What are the CEO's top priorities for you in the coming year? How do you plan to support the business with IT? Our top priority is fostering our greatest asset - our people. We continue to be extremely focused on ensuring that our employees are supported and provided with the IT tools and resources they need to succeed. To do that well, we have to remain hyper-focused on cultivating our number one operating priority - talent.

We'll also continue to focus on aligning internal IT initiatives with business goals, cultivating new business partnerships and implementing cross-company programs to streamline internal and external processes. These efforts will support our vision of being a competitive advantage for our customers by providing world-class technology solutions.

Does the conventional CIO role include responsibilities it should not hold? Should the role have additional responsibilities it does not currently include? I would say there's no such thing as a conventional CIO role anymore. Modern CIOs need to be knee-deep in all aspects of the company. As such, the role of a CIO is very broad and needs to constantly evolve in response to not only industry and technological shifts, but also to the company's needs and priorities. Digital transformation has played a huge part in transforming the role of a CIO into a multi-faceted business leader that demands technical prowess, customer-centric focus and business acumen.

Are you leading a digital transformation? If so, does it emphasise customer experience and revenue growth or operational efficiency? If both, how do you balance the two? Yes, I am. Digital transformation is key for Ciena, and we greatly emphasise customer experience, revenue growth and operational efficiency. Quite frankly, if you're not operationally efficient to begin with, you can't truly lead a solid revenue growth transformation - you need to have both. We realise that our customers have their businesses to run so it's important for us to know that a one-size-fits-all approach will not work for them. That means we must be an organisation that standardizes architecture principles while being agile enough to accommodate different tools, processes and needs of our customers. It's imperative to continually listen to what customers are saying, putting yourselves in the customers' shoes and thinking of ways to better enable them.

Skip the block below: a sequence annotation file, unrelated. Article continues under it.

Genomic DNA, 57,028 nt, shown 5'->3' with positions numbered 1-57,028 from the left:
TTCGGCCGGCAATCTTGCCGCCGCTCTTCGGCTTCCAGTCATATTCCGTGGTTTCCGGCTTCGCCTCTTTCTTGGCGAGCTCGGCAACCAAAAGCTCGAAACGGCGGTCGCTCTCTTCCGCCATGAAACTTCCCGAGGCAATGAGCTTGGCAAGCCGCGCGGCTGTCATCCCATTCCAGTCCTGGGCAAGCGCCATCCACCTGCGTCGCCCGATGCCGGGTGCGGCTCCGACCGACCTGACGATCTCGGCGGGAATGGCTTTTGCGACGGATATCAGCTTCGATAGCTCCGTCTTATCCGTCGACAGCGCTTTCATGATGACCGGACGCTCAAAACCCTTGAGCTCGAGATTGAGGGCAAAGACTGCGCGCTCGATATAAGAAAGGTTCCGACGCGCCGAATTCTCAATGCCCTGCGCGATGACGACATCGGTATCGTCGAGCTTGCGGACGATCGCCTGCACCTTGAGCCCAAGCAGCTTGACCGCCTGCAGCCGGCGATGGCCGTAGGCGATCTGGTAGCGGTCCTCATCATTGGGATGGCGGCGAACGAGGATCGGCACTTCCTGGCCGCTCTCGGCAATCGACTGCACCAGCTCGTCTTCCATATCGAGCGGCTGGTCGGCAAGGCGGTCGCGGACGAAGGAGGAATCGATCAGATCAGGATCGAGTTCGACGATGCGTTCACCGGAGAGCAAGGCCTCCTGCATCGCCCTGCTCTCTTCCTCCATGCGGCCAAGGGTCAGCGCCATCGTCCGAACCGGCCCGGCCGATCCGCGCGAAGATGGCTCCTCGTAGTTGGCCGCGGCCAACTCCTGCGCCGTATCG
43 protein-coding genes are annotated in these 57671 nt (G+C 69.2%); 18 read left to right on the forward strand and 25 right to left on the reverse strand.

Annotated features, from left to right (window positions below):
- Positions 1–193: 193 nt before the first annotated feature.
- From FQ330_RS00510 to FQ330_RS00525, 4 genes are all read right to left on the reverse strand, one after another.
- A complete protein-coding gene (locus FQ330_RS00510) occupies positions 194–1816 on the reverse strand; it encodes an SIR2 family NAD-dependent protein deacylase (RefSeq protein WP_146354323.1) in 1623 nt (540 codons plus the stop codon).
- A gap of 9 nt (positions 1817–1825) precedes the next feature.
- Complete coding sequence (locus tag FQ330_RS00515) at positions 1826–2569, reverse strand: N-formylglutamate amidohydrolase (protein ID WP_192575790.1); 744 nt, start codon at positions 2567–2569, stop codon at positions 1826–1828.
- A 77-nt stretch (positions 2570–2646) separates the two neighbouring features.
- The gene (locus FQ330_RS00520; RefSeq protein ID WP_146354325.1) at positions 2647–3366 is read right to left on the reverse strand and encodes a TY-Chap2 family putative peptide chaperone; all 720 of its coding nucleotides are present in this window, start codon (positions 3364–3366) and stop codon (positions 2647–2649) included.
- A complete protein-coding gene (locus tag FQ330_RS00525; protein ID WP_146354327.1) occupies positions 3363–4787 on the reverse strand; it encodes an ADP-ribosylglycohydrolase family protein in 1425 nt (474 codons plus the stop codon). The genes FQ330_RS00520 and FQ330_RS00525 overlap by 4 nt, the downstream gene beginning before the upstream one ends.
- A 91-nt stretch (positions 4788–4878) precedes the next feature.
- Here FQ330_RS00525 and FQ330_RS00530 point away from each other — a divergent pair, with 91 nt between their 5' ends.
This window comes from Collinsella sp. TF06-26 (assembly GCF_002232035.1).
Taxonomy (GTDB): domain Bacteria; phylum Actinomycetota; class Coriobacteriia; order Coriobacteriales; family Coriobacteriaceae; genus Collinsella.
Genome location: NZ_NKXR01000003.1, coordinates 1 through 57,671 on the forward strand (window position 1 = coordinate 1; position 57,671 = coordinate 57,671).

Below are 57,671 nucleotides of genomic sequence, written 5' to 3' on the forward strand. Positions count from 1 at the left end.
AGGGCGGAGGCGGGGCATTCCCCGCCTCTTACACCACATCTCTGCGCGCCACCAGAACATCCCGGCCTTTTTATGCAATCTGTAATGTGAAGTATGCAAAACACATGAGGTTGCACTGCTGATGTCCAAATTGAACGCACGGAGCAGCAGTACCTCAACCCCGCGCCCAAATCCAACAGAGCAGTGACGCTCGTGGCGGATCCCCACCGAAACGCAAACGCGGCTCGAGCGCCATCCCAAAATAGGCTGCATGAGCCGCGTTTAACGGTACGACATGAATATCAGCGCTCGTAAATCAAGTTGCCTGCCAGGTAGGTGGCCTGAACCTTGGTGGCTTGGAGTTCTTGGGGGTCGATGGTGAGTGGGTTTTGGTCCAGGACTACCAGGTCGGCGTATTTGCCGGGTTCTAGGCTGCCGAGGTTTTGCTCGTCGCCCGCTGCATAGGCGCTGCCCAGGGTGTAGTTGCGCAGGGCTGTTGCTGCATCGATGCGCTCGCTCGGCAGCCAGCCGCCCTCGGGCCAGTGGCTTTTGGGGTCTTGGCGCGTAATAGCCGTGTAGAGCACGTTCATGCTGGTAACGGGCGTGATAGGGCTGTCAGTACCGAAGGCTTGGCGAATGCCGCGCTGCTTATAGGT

Describe the maturity of your digital business. For example, do you have KPIs to quantify the value of IT? It is quite difficult to quantify IT with KPIs these days, given the nature of the team's roles and responsibilities. My favorite analogy is that IT is like air - you don't see us, but you need us. That said, we make it a point to check in on our external customers' level of satisfaction through ongoing surveys and feedback that look at factors such as closure rates and project completion. We use this to identify areas of improvement, as a starting point for our employee training programs and eventually, to determine how we're able to sell more to the customer. But ultimately, we're working towards a ticketless model, so we can improve productivity and value to an employee by getting them back to work quicker. I'd rather that we spend more of our time progressing to where we need to be rather than looking at KPIs that only tell you what you already know. We're actively working to change the paradigm around measurement and metrics.